With some prestigious grant support, Timothy and his team (including everyone from Virtual Heroes designers to NGO representatives) built a video game called Virtual Peace that simulated an actual hurricane, Hurricane Mitch.  Virtual Peace allows students to role-play negotiations in a virtual peace-training simulation.  The goal for Virtual Peace was primarily pedagogical, but as interest grew, the designers saw the value of making a game that would be more entertaining for users. 

 

The next game planned is Emergence, the first massive multi-player online game that promotes diplomacy.  Emergence is driven by user-determined narrative, and it is a new breed of game for more socially-aware gamers.  Video games like Emergence are not escapes from reality; they are dynamic, interactive systems that teach important intellectual and social skills like problem solving, active experimentalism, sustained multi-tasking, and strategic action. 

 

To briefly summarize, the goal of Emergence is a reconstruction of the world's environment after some kind of massive meltdown; the game requires finding out what went wrong, and then fixing it.  In order to survive, gamers must form alliances and create diplomatic solutions with other players and factions.  Each faction has its own memory of what happened, and these narratives must be shared and pieced together to get resources.  In these ways, the game promotes cooperation and empathy in its users. 

 

Timothy points out a growing variety in gender, age, race, and socioeconomic status in gamers today, and he points to how a game like Emergence can appeal to this widening demographic base.  In addition, there is a growing demand for socially-conscious video games that Emergence models.  Socially-activist game design in Emergence attempts to harness the learning potential in playing video games, and programs like this one show how changing games can change people.  Studies have begun to show how pro-social gaming can be linked to a growth of pro-social skills in gamers; games like Emergence can teach civic and political engagement, cooperation, and diplomacy.  These games have the radical potential to shape American culture--and international perspectives of American culture. 

 

In the Q&A, Julie Ellison asked Timothy how virtual diplomacy translates into real diplomacy for users.  Does simulation ensure real-world correlation?  Timothy thinks it does; if you are one of the disenfranchised in a game environment, you'll be more likely to take empathetic, nonviolent perspectives in real-world problem-solving situations.  Julie suggests that these games might supplement rather than replace on-the-ground knowledge, raising concern about how well diplomatic skill sets migrate between fictional and real environments.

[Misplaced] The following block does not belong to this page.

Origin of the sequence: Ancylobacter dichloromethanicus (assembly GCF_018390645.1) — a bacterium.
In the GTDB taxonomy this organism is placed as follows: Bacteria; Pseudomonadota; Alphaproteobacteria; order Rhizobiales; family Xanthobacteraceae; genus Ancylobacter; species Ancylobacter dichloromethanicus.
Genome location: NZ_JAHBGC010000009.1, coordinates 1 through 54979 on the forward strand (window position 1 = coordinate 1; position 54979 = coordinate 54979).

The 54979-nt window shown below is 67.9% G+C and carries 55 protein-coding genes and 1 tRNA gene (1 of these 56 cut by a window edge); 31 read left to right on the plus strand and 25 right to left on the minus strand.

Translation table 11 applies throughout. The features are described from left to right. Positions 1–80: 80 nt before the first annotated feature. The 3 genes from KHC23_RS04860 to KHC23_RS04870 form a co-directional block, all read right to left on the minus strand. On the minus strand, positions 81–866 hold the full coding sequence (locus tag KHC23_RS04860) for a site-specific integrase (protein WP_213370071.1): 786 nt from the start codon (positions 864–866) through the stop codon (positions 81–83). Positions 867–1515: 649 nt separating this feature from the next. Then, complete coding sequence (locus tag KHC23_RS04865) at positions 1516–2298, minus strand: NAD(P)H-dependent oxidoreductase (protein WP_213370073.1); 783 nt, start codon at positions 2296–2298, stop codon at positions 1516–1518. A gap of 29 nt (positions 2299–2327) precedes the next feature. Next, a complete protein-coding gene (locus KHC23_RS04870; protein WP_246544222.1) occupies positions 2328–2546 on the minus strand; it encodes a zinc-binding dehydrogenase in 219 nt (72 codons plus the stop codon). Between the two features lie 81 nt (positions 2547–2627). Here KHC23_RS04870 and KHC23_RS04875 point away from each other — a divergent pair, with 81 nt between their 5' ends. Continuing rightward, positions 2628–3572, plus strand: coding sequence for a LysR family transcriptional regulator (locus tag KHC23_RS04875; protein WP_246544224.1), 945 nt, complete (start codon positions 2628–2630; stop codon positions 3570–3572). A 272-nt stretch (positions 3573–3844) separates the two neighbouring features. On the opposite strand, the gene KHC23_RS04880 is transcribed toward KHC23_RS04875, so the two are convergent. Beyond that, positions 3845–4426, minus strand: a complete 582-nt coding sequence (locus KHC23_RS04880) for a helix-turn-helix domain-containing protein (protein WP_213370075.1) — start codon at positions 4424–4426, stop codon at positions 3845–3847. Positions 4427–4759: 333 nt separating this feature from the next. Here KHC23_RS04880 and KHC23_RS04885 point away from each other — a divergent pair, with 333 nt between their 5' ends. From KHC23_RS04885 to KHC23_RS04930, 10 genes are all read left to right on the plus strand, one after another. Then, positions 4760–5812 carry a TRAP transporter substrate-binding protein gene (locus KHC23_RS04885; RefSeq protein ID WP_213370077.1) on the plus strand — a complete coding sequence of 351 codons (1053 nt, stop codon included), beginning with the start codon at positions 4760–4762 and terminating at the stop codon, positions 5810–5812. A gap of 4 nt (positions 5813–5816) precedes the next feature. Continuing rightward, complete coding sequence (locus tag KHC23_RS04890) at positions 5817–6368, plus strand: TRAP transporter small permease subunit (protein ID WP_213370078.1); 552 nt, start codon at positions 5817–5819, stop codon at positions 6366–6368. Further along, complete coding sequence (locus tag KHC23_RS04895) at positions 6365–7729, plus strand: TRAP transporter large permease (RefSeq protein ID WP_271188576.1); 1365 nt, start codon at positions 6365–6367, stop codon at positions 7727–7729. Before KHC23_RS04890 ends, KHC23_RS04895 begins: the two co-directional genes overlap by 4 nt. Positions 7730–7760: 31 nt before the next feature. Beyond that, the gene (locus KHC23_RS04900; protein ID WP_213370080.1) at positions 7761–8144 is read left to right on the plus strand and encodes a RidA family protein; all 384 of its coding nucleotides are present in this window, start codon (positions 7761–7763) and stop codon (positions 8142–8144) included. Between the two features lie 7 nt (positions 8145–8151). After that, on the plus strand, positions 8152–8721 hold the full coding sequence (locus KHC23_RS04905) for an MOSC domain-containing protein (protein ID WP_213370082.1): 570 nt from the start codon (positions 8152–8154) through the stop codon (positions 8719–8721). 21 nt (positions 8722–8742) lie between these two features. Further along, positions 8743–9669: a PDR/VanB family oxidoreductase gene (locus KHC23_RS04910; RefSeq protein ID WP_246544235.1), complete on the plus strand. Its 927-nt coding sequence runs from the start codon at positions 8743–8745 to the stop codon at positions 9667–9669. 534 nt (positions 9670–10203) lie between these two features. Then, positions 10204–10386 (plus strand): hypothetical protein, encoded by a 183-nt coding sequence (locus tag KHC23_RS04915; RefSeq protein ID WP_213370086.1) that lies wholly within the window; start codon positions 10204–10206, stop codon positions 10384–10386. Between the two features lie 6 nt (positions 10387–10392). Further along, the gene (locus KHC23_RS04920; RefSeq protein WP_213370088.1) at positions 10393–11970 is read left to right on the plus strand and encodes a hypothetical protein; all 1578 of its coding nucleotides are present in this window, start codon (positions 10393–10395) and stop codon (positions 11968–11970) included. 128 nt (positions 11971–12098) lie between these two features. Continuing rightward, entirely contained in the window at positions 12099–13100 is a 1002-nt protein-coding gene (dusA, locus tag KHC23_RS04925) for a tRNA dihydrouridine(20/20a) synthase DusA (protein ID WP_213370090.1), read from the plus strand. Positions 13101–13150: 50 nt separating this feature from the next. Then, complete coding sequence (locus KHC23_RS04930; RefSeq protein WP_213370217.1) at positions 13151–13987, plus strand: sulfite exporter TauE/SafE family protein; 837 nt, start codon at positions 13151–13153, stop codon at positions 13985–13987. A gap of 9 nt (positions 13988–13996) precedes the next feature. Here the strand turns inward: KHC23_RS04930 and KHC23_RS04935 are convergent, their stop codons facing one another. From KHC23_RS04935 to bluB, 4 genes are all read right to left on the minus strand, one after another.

George Sanchez brought up a conflict-resolution system that he developed for use in high school American history classes.  Like Timothy's project, this system builds on the idea that being forced to take on perspectives of another race, another gender, or another historical moment helps us to be more empathetic individuals.  The question George raises is, how do we compare historical versus virtual studies of empathy? 

 

Timothy clarifies that the educative model of video gaming is different from a video game intended for entertainment, and he clarifies that Emergence will appeal to a slightly different demographic than, for example, World of Warcraft. 

 

Teresa Mangum raised the issue of performance, and how performing changes the way we interact with our various disciplines.  We see how singing together, dancing together, and performing together create communities of learning--and Teresa asks, how does gaming together fit this model of engagement?  And how is this engagement, and the communities it creates, different when it is virtual?  Timothy says that games create real social relations, and that the sense of community responsibility is what makes video games so appealing for users.  The problem of embodiment is less and less, Timothy says.  These games are becoming more and more immersive, more and more real for their users.  Timothy points out that there is an increasing merger of the digital world and the real world we live in, for gamers and non-gamers alike. 

 

What strikes me most about both Kathleen and Timothy is the optimism that drives their work.  It's a good reminder that successful civic engagement projects require us to not only expand our skill set and rethink scholarship--they also require us to have a real sense of faith in the goodness of people.  What a great lesson to take away from the last session!